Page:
Venezuelan scavengers vie with vultures for Brazilian trash
Updated : 2019-04-17 13:27:00
Surrounded by vultures perched on trees awaiting their turn, Venezuelan migrants scrape out a living scavenging for metal, plastic, cardboard and food in a Brazilian border town's rubbish dump.
Trapped in a wasteland limbo, they barely make enough to feed their families and cannot afford a bus ticket to get away and find regular work in Brazilian cities to the south.
They blame leftist President Nicolas Maduro for mismanaging their oil-producing nation's economy and causing the deep crisis that has driven several million Venezuelans to emigrate across Latin America.
Tens of thousands of Venezuelans have fled the political and economic upheaval in their country through Pacaraima, the only road crossing to Brazil, overloading social services and causing tension in the northern border state of Roraima. More than 40,000 Venezuelans have swollen the population of state capital Boa Vista by 11 percent, Mayor Tereza Surita told Reuters.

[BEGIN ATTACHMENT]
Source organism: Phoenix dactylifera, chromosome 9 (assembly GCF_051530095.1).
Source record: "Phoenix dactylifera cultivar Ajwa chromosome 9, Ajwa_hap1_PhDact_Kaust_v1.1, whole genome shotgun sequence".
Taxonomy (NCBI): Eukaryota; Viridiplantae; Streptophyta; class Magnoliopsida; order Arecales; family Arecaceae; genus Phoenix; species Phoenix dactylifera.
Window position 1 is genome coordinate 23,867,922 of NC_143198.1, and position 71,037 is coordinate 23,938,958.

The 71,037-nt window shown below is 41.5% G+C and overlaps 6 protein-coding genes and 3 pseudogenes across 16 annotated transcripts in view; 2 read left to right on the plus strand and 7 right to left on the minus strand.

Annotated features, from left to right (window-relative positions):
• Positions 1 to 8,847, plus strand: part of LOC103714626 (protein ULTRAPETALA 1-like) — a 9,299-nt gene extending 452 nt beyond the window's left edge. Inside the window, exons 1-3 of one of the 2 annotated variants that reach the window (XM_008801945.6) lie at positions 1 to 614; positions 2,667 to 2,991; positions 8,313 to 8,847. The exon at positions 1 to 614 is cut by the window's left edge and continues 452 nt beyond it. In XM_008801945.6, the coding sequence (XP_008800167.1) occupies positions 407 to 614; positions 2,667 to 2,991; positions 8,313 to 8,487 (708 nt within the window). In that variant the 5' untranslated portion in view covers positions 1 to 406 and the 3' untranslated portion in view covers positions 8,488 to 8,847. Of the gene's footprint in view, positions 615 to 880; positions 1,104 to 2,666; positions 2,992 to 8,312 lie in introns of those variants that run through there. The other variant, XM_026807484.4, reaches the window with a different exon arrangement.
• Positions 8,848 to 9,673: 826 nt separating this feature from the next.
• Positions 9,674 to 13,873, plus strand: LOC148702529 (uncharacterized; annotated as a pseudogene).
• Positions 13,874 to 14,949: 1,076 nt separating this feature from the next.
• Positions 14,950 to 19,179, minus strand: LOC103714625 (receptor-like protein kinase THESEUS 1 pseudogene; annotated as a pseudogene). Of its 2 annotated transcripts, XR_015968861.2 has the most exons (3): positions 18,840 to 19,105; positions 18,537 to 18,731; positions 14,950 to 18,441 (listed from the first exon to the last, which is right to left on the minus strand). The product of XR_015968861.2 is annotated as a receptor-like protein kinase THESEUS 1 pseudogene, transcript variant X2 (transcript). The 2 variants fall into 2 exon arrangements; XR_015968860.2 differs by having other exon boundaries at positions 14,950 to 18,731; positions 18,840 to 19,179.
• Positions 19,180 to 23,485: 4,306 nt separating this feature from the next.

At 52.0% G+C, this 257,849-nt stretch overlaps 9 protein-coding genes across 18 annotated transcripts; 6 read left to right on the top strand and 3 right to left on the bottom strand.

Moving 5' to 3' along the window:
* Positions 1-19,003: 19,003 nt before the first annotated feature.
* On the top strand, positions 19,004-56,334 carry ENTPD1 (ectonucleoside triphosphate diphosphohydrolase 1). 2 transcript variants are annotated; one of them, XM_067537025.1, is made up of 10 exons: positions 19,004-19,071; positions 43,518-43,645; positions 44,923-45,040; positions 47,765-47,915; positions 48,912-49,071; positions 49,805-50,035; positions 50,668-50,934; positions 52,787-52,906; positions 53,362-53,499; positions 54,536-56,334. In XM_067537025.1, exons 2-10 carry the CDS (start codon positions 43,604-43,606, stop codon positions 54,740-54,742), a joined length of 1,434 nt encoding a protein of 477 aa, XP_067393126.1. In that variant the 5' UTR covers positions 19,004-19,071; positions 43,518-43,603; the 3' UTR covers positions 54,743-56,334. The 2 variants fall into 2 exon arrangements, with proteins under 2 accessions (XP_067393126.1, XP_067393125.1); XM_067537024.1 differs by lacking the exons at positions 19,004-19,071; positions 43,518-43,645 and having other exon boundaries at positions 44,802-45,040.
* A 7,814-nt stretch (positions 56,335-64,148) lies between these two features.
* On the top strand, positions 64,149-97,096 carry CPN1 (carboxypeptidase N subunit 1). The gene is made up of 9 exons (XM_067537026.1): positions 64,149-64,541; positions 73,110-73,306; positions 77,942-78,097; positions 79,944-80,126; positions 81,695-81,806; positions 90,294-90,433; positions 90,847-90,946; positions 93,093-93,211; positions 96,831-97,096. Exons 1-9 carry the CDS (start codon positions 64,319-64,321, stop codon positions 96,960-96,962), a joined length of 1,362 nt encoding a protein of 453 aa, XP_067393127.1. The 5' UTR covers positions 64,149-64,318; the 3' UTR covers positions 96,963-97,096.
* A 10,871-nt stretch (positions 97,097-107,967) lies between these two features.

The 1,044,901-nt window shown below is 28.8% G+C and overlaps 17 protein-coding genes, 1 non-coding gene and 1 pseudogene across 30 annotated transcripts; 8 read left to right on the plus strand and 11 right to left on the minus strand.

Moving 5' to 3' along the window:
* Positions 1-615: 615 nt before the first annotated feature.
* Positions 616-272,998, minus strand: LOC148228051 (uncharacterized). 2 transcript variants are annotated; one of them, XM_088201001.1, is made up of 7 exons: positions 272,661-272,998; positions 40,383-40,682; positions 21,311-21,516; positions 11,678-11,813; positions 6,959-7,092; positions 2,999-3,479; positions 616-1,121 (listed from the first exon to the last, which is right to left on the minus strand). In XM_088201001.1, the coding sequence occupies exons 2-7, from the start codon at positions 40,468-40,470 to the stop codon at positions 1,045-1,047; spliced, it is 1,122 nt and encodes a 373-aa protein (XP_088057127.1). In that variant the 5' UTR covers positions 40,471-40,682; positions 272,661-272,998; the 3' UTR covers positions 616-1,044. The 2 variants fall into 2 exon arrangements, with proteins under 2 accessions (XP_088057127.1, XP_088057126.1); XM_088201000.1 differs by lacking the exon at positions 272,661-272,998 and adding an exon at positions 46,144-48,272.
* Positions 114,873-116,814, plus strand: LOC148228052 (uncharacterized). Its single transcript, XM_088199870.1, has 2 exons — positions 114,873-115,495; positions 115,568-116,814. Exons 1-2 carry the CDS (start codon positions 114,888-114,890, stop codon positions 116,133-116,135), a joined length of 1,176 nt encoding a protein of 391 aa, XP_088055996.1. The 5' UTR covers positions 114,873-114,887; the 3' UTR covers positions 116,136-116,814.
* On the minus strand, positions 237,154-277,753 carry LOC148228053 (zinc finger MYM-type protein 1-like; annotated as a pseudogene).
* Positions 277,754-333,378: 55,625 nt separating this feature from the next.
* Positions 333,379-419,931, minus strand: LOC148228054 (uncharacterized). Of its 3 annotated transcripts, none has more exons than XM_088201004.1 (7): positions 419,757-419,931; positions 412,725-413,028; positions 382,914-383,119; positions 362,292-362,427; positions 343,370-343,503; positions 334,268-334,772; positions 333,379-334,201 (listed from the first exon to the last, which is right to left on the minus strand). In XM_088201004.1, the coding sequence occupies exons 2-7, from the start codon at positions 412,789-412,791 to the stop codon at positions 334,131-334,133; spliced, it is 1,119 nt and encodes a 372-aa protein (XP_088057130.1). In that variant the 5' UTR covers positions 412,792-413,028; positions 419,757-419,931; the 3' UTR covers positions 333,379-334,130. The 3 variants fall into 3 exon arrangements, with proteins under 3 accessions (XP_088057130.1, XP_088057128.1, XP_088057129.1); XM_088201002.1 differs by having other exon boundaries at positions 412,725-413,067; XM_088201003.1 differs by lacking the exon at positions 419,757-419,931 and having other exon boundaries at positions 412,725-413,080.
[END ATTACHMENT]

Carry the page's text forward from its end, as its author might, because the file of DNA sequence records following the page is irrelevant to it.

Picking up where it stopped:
The influx has also been a headache for Brazil's new, far-right government of President Jair Bolsonaro, who has so far resisted US pressure to take a more forceful attitude against Maduro. About 3.7 million people have left Venezuela in recent years, mostly via its western neighbour Colombia, according to the World Bank.
A dozen Venezuelans scramble to grab bags of rubbish that tumble from the Pacaraima trash truck twice a day. They then sift through the piles as fetid plumes of smoke rise from the smouldering landfill. Sometimes they scavenge at night using headlamps.